October 31, 2005
Decision '08 has a list of the top ten posts at Daily Kos. Very amusing to see them losing it.
Frankly, I'm tickled over it.
And I'm signing up for the "Confirm Alito Coalition" over at Blogs For Bush!
Erick at RedState.org called it yesterday (actually he's been talking about it since Friday). What's even better, he points out that there are 19 Democrat Senators currently still in office that voted in favor of Alito for his elevation to the Circuit Court in 1990. Can't wait to hear the squirming from the likes of Senators Kennedy, Biden and Leahy who thought he was just fine fifteen years ago. Heh.
The verdict from Democrats and Liberal interest groups will definitely be: Scary!!
Happy Halloween!! This should be fun.
October 28, 2005
The indictments have to do with the investigation. And while we don't have Libby's side of the story, Fitzpatrick deemed that the answers he gave had the appearance of being intentionally misleading. Libby has officially resigned and no doubt will have his day in court.
Legally, I can't really comment on the indictments as I don't speak legalese. I need to look at the analysis of others. There are still a lot of unanswered questions here.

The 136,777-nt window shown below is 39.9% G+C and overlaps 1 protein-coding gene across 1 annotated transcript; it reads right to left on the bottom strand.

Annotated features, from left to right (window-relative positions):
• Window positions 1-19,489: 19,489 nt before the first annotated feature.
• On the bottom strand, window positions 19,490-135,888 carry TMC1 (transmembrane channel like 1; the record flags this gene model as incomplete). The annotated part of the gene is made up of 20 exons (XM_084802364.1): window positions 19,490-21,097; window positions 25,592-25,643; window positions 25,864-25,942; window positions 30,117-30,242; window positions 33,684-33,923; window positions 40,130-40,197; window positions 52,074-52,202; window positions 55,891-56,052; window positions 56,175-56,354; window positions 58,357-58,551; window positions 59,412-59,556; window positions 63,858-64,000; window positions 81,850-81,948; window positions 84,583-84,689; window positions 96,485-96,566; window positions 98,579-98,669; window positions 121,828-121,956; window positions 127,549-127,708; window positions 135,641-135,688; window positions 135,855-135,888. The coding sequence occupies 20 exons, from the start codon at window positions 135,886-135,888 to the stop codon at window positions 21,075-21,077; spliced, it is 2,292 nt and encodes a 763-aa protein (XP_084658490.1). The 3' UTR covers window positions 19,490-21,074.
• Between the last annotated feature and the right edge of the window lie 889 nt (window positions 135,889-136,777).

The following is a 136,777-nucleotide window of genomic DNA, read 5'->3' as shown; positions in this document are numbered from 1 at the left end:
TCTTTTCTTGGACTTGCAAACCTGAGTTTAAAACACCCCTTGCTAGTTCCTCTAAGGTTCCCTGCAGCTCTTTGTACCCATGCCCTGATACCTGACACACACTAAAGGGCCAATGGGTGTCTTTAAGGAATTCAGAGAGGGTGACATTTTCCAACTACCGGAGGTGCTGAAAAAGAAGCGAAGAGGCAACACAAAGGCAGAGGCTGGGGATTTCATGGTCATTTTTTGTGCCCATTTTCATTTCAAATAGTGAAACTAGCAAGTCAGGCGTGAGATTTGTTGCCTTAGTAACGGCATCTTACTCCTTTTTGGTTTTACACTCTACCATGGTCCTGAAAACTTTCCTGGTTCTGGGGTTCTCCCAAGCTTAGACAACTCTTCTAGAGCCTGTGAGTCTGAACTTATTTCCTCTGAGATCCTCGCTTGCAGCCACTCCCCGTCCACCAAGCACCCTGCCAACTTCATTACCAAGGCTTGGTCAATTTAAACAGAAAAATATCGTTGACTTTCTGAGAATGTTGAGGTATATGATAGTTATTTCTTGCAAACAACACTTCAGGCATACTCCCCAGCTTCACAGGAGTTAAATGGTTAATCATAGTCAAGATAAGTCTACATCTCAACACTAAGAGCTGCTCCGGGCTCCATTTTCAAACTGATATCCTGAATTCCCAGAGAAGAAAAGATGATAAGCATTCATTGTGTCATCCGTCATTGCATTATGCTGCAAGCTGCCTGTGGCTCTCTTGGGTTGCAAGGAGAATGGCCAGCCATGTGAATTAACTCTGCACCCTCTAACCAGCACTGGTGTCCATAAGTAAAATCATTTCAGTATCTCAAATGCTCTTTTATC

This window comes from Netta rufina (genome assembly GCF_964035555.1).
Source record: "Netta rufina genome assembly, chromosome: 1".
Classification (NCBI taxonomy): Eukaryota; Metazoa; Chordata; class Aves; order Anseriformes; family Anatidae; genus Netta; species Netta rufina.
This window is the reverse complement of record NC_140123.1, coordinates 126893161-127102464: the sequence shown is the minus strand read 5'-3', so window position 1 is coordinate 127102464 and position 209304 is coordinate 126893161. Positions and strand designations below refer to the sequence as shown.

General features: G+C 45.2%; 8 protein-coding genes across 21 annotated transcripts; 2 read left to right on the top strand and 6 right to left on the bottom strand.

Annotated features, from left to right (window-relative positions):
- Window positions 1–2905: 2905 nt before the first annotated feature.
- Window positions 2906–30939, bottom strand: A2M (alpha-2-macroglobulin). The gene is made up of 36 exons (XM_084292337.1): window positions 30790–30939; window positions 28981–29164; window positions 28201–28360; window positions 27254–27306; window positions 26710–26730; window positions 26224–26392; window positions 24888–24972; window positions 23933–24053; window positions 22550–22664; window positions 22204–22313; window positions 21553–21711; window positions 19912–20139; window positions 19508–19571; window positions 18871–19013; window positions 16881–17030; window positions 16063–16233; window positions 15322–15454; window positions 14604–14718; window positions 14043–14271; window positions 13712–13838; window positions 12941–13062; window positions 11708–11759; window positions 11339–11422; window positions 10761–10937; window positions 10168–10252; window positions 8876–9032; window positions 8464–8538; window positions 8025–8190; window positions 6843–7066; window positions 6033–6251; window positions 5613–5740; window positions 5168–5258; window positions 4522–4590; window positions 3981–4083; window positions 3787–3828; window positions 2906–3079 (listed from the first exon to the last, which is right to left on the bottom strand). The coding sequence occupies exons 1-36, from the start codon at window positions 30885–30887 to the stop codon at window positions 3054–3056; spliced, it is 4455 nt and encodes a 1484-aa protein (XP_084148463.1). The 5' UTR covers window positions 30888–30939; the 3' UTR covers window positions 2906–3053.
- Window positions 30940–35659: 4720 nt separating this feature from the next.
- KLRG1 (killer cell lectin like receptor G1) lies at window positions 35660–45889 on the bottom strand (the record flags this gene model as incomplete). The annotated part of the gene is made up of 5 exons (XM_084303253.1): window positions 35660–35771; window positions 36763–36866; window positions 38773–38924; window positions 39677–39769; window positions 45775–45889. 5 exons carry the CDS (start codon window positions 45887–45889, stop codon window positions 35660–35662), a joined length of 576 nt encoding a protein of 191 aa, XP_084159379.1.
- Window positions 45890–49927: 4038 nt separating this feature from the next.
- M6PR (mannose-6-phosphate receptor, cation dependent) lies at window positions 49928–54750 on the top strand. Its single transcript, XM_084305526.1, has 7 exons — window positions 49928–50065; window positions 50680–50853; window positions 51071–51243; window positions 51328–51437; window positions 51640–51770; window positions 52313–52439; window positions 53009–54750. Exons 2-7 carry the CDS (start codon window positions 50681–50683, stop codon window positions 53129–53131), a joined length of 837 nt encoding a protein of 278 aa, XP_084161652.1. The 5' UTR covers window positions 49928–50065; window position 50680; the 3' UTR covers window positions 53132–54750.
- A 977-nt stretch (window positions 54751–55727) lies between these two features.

Politically, while this isn't a great outcome for the administration it's basically a big goose-egg for the Democrats and others on the left when compared to the hopes and dreams they had of perp walks, handcuffs, jackets over the head...and oh yes Karl Rove.
The fact is, if you were to ask your co-workers who Scooter Libby is, very few would know. In fact, I guaranty at least one of them would answer: the orange muppet with the google-eyed glasses. Hell, most people don't even know who Karl Rove is but they may have at least heard the name before.
Anyway, we need to wait and see how this plays out to accurately gage the fallout but if I was a Rove-hating Liberal today, I'd be pretty disappointed.
Listened to the press conference. Here's my take-away:
1) Neither Libby nor Rove nor anyone else knowingly or intentionally "outed" Valerie Plame.
2) Someone's statements or actions did lead to Plame being "outed". Exactly who that person is has not been revealed and that person is not being charged with any crime
3) Prior to Libby's testimony, there was no crime committed. Libby committed a "crime" by saying he first learned of Plame's investigation on a certain date and they have testimony that he in fact knew and said so prior to that. It's this false testimony that "obstructed" the investigation and that is a crime under the rules of a grand jury investigation.